An editorial in The Ottawa Citizen has taken aim at a local university’s new anonymous tip line.
Last week, the University of Ottawa announced the launch of a new security reporting tool, called ClearView Connects, that will allow employees to anonymously report theft, fraud, vandalism and unethical behaviour, either over the phone or on the Internet.
“It is the duty of each employee to immediately report any incidents of wrong-doing related to University activities,” said a spokesperson for the school. She said the technology was just part of “good governance.”
But the editorial staff at the Citizen disagree.
“The University of Ottawa says it does not have a problem with employee misconduct, yet has created an anonymous tip line for staff to report on one another. Sounds like a classic case of a solution in search of a problem,” reads the article. “Tip lines can be abused to settle personal scores or to make life miserable for unpopular colleagues whose crime is simply that they rub people the wrong way.”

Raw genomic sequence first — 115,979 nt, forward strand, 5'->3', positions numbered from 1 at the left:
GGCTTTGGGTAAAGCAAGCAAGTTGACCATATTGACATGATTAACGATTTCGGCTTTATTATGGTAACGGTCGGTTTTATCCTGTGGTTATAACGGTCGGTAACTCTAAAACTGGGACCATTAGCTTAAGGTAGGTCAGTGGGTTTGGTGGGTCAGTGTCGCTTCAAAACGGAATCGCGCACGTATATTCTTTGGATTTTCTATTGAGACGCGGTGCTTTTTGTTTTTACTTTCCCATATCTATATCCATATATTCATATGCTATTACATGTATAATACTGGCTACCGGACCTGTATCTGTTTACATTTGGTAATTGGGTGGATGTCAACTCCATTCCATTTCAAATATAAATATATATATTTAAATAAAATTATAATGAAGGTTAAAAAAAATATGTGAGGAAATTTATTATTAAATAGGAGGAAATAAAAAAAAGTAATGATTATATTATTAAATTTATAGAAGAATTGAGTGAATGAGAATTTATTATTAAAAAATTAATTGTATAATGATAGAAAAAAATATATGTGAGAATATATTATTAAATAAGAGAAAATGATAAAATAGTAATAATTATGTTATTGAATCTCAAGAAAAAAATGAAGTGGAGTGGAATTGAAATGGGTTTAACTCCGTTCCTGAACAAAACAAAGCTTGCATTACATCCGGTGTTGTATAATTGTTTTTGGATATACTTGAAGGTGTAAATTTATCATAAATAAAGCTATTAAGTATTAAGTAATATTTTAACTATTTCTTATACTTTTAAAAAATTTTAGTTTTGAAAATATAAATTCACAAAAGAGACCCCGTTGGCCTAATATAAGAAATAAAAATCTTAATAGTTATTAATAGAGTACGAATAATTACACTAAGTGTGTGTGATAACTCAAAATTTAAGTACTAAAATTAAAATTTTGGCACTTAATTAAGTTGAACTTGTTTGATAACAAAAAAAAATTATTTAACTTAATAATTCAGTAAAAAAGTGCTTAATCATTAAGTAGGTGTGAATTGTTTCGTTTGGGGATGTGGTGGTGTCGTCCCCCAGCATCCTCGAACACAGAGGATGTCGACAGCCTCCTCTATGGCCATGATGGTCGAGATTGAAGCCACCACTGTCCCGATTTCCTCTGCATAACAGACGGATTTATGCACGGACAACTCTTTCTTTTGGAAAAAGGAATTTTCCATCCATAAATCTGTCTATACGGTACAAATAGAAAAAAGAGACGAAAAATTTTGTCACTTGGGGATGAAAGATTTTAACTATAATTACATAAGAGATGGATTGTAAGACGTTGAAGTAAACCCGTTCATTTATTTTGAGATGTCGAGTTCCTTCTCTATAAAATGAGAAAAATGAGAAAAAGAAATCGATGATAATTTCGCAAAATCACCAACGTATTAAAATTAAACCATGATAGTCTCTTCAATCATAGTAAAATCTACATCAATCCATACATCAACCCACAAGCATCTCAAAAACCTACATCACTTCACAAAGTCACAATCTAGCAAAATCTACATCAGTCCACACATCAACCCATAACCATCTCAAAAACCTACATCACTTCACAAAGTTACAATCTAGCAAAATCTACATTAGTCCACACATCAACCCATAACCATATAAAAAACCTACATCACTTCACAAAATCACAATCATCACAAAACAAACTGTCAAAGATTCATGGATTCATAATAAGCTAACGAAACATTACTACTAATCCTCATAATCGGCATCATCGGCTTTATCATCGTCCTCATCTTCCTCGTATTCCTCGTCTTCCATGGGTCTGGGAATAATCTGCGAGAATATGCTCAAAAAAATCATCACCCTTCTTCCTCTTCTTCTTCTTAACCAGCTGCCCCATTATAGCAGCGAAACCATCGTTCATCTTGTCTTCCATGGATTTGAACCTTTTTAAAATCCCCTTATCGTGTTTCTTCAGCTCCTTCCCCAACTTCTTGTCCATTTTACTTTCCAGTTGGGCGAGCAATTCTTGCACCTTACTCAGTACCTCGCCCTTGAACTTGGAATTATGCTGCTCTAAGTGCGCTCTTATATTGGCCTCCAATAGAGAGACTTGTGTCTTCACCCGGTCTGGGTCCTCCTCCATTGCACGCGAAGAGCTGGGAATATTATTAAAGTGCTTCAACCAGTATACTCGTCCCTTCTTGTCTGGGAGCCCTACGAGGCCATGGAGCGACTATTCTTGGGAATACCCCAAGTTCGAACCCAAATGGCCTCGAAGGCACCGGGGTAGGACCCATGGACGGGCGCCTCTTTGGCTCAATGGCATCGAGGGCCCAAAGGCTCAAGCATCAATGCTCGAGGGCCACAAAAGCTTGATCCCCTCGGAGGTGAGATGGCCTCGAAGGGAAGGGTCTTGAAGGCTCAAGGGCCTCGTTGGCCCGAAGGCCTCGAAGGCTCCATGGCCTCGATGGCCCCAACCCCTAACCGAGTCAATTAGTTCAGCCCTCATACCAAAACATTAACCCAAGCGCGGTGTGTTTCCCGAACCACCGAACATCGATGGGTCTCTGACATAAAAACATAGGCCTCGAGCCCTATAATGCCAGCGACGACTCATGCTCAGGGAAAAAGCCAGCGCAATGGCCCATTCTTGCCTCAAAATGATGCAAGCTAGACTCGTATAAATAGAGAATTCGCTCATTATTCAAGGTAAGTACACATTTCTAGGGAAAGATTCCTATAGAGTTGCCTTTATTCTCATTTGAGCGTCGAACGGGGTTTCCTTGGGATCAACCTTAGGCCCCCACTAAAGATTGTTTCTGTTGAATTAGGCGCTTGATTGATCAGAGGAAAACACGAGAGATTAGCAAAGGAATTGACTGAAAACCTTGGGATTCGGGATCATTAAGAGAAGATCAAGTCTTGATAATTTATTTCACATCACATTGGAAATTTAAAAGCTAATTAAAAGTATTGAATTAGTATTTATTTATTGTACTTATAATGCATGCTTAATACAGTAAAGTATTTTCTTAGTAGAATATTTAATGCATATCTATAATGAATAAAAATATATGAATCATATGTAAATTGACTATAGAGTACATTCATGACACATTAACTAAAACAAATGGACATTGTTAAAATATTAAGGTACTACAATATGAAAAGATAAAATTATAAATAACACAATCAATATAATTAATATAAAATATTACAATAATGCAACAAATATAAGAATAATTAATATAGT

The editorial also highlights the recent furor over Queen’s University’s failed dialogue facilitator program, which intended to catch racist, homophobic, and other kinds of offensive language, after allegations that the program constituted an invasion of students’ privacy.
“The University of Ottawa tip line is different from the eccentric Queen’s proposal, but the effect on the campus community could be similar. This is an idea that would have been best left on the drawing board.”